Investment decisions are made on a global basis. Large institutions review the relative merits of different asset classes across different regions, countries and cities.
Real estate is no different and institutional investors are increasingly comparing the merits of investing in the likes of London versus Tokyo, New York or Sydney.
We looked at the relative size of different markets to give a true picture of the global opportunity and to also consider the impact of global capital flows.
North America accounts for a little more than 50 per cent of the total global real estate market, Europe just over 30 per cent and Asia-Pacific (APAC) 15 per cent. America is primarily a domestic market, with less than a quarter of capital raised from American investors typically going outside the region.
In comparison, nearly half of the capital invested in Europe comes from outside the region making it the main destination for cross-border investment. APAC is more of an intra-regional market but is also a significant exporter of capital.
Even though the percentage of North American capital invested internationally is relatively low, the sheer size of the domestic market means that the amount invested dwarfs other regional flows.
Better economic performance in the US and the improved purchasing power of the US dollar is also supporting the flow of US capital into other regions.
APAC investors have the strongest appetite for outbound investment proportionate to their (much smaller) market size, although investors in this region are likely to slow the pace of building up their global property holdings after expanding rapidly in recent years.
The top destinations
In 2015, the top three – the US, UK and Germany – accounted for nearly 75 per cent of the total global commercial real estate market, substantially above their long-term average of approximately two thirds (65 per cent).
Four of the remaining countries in the top 10 are European, with Japan (4th), Australia (5th), and Hong Kong (10th) comprising the APAC contingent.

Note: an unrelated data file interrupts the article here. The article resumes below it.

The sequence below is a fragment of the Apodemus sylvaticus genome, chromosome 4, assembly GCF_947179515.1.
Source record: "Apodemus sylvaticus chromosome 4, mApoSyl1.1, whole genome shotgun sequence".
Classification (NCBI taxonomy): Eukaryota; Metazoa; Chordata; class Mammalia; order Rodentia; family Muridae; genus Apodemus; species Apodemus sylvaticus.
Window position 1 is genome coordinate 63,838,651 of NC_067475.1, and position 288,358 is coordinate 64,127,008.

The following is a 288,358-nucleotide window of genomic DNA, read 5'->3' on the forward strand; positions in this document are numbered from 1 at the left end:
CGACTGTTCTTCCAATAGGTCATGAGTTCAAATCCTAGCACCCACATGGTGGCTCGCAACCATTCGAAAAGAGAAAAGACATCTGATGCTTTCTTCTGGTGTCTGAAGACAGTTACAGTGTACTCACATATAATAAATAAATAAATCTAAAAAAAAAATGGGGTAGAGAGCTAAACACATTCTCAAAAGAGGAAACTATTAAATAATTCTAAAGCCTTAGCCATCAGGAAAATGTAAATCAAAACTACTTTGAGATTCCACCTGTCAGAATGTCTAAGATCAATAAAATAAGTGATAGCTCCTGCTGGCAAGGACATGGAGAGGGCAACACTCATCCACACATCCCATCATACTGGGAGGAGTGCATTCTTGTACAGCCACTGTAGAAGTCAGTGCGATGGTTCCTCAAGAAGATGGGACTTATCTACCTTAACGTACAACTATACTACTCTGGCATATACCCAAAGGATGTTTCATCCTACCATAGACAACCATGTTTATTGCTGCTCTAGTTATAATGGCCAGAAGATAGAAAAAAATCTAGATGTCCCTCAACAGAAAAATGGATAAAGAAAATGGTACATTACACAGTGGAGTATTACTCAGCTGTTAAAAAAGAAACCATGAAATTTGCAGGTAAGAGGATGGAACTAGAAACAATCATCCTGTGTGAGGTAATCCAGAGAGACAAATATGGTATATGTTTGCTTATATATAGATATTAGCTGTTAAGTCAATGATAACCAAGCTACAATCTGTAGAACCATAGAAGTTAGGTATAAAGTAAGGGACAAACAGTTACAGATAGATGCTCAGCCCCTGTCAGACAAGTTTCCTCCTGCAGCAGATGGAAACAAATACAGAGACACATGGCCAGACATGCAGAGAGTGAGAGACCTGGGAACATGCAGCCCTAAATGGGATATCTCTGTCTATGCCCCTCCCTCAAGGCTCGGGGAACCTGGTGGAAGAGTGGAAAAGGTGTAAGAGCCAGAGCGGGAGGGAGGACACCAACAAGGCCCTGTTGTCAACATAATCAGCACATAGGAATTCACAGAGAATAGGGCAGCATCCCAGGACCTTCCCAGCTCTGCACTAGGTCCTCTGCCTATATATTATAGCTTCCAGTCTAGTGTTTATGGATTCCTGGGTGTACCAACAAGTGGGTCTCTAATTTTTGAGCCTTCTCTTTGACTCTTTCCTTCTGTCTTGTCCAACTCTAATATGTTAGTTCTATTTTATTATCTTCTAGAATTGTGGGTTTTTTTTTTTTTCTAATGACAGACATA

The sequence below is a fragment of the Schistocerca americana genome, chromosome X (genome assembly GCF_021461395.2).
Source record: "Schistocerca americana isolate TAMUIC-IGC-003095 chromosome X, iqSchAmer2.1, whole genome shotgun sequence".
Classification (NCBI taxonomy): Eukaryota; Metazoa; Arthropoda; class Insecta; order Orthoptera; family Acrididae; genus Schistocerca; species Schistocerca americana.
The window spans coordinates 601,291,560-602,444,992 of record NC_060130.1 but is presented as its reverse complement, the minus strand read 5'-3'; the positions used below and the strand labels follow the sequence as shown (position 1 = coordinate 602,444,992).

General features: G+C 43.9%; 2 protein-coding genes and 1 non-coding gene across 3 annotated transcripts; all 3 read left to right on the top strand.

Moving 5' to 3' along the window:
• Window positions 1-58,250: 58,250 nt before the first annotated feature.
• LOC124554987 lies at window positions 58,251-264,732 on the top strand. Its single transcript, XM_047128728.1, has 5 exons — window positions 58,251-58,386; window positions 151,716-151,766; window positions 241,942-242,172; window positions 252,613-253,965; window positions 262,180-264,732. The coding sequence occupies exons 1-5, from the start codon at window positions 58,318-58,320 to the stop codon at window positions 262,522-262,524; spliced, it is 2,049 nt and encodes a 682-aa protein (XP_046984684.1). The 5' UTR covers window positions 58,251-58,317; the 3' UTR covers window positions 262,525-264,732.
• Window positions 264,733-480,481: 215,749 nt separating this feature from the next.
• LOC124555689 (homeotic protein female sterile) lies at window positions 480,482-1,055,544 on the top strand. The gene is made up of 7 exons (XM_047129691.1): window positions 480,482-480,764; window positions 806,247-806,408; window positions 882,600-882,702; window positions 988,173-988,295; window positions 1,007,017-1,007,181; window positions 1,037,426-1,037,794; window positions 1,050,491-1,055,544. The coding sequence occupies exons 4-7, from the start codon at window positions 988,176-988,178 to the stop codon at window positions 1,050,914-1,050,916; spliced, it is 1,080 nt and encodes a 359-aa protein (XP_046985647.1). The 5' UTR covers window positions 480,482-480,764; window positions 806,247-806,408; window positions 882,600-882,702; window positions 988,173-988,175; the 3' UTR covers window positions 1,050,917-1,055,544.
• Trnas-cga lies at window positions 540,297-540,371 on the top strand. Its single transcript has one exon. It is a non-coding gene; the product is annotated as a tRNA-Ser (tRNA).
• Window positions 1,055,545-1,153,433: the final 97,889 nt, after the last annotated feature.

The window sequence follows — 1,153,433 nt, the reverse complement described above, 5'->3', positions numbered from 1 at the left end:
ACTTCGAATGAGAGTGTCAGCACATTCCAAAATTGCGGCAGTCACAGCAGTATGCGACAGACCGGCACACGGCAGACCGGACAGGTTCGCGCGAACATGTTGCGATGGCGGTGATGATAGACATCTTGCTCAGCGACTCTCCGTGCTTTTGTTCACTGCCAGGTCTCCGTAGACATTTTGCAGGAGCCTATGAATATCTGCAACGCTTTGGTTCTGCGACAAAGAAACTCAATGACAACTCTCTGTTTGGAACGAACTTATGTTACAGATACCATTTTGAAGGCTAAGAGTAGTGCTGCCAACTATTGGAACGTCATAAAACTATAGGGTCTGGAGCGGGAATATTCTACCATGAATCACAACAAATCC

As a destination, Australia ranked 5th in 2015, significantly ahead of other substantially larger markets. Australia’s total commercial office market, for example, is 17 million square metres of net lettable area, compared to Paris alone, which has over three times this amount (53 million square metres) in the context of a wider European market opportunity of over 500 million people.
Australia punches above its weight due to its perceived safety as an investment destination, the sophistication and liquidity of its real estate market and the relative high face yields when compared to other popular investment destinations.
The impact of this has been felt over the last few years as a ‘wall of international capital’ has snapped up an increasing share of the residential and commercial property market.
The large flow of capital into a relatively small market has compressed yields to historic lows, but has not yet seemed to affect on Australia’s popularity as an investment destination.
Overall, in most cases there is a clear linear relationship between market size, liquidity and capital allocation. Those markets that are larger simply have more opportunity to both attract, and also export, larger amounts of capital.
A quick look at the world’s top 20 largest cities in terms of total commercial real estate investment, compared to the top 20 locations in terms of international capital flows, helps to understand how cross-border investors are changing the shape of the market.
The list of top 20 international destinations in 2015 comes across as a balanced mix of cities across all main regions, with half of all locations being European.
This contrasts with the overall top destinations where, due to the size of the domestic market, the bias is strongly on the US.
Bevan Towning, head of wholesale unlisted funds at Cromwell Property Group.